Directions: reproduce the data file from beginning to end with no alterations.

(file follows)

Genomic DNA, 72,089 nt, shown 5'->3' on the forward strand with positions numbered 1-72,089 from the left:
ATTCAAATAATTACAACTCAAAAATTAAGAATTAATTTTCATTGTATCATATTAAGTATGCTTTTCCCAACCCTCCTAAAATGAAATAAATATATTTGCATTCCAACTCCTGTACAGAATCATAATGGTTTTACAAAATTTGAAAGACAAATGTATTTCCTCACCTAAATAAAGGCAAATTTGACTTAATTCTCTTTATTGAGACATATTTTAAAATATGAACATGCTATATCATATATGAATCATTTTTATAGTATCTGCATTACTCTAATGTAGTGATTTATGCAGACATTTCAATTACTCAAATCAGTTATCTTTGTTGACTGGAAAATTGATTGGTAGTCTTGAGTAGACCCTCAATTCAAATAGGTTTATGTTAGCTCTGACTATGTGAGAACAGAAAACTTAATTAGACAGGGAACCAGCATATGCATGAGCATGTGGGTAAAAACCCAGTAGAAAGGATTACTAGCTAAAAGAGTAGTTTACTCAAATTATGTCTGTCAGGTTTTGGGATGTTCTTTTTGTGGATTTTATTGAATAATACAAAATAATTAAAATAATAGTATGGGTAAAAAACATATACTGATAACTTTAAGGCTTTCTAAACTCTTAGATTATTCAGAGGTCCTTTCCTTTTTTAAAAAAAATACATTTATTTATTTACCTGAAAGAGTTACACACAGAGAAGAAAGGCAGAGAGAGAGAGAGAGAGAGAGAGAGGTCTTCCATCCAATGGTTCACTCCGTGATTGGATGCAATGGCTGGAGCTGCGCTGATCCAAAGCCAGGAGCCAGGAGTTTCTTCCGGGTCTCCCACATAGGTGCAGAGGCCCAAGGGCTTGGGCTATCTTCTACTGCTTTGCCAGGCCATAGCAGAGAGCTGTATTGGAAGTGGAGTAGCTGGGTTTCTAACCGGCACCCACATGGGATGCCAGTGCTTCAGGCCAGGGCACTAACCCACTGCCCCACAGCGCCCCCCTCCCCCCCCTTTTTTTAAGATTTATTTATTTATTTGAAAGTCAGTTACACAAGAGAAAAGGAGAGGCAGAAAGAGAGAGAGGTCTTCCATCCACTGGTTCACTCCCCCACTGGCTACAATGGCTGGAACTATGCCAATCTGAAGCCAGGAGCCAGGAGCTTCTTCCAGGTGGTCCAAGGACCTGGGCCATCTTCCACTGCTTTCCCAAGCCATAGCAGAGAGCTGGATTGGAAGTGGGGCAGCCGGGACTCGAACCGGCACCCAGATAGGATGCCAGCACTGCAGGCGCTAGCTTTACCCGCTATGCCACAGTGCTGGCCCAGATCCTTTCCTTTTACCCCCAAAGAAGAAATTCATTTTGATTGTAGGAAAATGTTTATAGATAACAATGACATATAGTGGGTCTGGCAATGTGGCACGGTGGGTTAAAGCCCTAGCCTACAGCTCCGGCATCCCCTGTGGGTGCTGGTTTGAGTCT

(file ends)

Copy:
Genomic DNA, 72,089 nt, shown 5'->3' on the forward strand with positions numbered 1-72,089 from the left:
ATTCAAATAATTACAACTCAAAAATTAAGAATTAATTTTCATTGTATCATATTAAGTATGCTTTTCCCAACCCTCCTAAAATGAAATAAATATATTTGCATTCCAACTCCTGTACAGAATCATAATGGTTTTACAAAATTTGAAAGACAAATGTATTTCCTCACCTAAATAAAGGCAAATTTGACTTAATTCTCTTTATTGAGACATATTTTAAAATATGAACATGCTATATCATATATGAATCATTTTTATAGTATCTGCATTACTCTAATGTAGTGATTTATGCAGACATTTCAATTACTCAAATCAGTTATCTTTGTTGACTGGAAAATTGATTGGTAGTCTTGAGTAGACCCTCAATTCAAATAGGTTTATGTTAGCTCTGACTATGTGAGAACAGAAAACTTAATTAGACAGGGAACCAGCATATGCATGAGCATGTGGGTAAAAACCCAGTAGAAAGGATTACTAGCTAAAAGAGTAGTTTACTCAAATTATGTCTGTCAGGTTTTGGGATGTTCTTTTTGTGGATTTTATTGAATAATACAAAATAATTAAAATAATAGTATGGGTAAAAAACATATACTGATAACTTTAAGGCTTTCTAAACTCTTAGATTATTCAGAGGTCCTTTCCTTTTTTAAAAAAAATACATTTATTTATTTACCTGAAAGAGTTACACACAGAGAAGAAAGGCAGAGAGAGAGAGAGAGAGAGAGAGAGGTCTTCCATCCAATGGTTCACTCCGTGATTGGATGCAATGGCTGGAGCTGCGCTGATCCAAAGCCAGGAGCCAGGAGTTTCTTCCGGGTCTCCCACATAGGTGCAGAGGCCCAAGGGCTTGGGCTATCTTCTACTGCTTTGCCAGGCCATAGCAGAGAGCTGTATTGGAAGTGGAGTAGCTGGGTTTCTAACCGGCACCCACATGGGATGCCAGTGCTTCAGGCCAGGGCACTAACCCACTGCCCCACAGCGCCCCCCTCCCCCCCCTTTTTTTAAGATTTATTTATTTATTTGAAAGTCAGTTACACAAGAGAAAAGGAGAGGCAGAAAGAGAGAGAGGTCTTCCATCCACTGGTTCACTCCCCCACTGGCTACAATGGCTGGAACTATGCCAATCTGAAGCCAGGAGCCAGGAGCTTCTTCCAGGTGGTCCAAGGACCTGGGCCATCTTCCACTGCTTTCCCAAGCCATAGCAGAGAGCTGGATTGGAAGTGGGGCAGCCGGGACTCGAACCGGCACCCAGATAGGATGCCAGCACTGCAGGCGCTAGCTTTACCCGCTATGCCACAGTGCTGGCCCAGATCCTTTCCTTTTACCCCCAAAGAAGAAATTCATTTTGATTGTAGGAAAATGTTTATAGATAACAATGACATATAGTGGGTCTGGCAATGTGGCACGGTGGGTTAAAGCCCTAGCCTACAGCTCCGGCATCCCCTGTGGGTGCTGGTTTGAGTCT